Sullivan and Smith have little in common, but both are creating urgent, skilful work.
A statue of the Roald Dahl character defying the president points to reasons to be hopeful even when it feels as though little stands in the way of barbaric, vainglorious power.
A party at Clive James’s house turned into a symposium between three of our greatest writers and talkers. We were happy to be the listeners.
In the 2018 New Statesman / Goldsmiths Prize lecture, Elif Shafak explains why – in a world ruled by fear and division – novelists no longer have the luxury of being apolitical.
The digital age was supposed to be democratic, but under Google, Facebook and Twitter it has become a quest for profit at any cost.
The former home secretary and the film critic are children of different generations, but their music memoirs both impress.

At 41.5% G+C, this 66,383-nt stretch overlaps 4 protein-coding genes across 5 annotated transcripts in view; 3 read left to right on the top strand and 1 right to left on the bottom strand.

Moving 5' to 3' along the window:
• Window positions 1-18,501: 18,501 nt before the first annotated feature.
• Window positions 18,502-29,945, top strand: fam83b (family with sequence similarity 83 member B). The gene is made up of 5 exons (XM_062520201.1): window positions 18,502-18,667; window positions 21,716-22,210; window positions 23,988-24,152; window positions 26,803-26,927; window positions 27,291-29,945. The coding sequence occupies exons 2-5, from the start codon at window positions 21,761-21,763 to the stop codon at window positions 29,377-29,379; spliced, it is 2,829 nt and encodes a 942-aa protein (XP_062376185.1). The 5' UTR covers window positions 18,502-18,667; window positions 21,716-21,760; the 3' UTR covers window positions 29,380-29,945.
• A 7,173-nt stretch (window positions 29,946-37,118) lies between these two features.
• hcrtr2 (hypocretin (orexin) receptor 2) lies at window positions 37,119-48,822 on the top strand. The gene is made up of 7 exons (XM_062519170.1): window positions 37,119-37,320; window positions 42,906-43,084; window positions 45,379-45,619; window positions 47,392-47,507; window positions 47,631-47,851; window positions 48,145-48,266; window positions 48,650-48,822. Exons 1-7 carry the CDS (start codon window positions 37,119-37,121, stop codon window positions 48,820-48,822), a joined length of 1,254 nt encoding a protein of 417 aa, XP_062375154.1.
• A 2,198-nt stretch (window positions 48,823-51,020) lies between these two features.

In 2016, just as The Essex Serpent was being published, novelist Sarah Perry was diagnosed with Graves’ disease. Now, she’s publishing her darkest novel yet.
Matilda is a reminder that the family we choose can be more valuable than the one we were born into –and that kindness is the most valuable gift of all.
The illustrator never went to art college, but has a career spanning four decades and an instantly recognisable style that’s made him globally famous.
From an epic life of Nietzsche to Lily Allen’s brutally honest memoir, the big new releases reviewed.
The prize for “fiction at its most novel” has nominated Cusk for the third time in four years, for the final volume in her acclaimed Outline trilogy.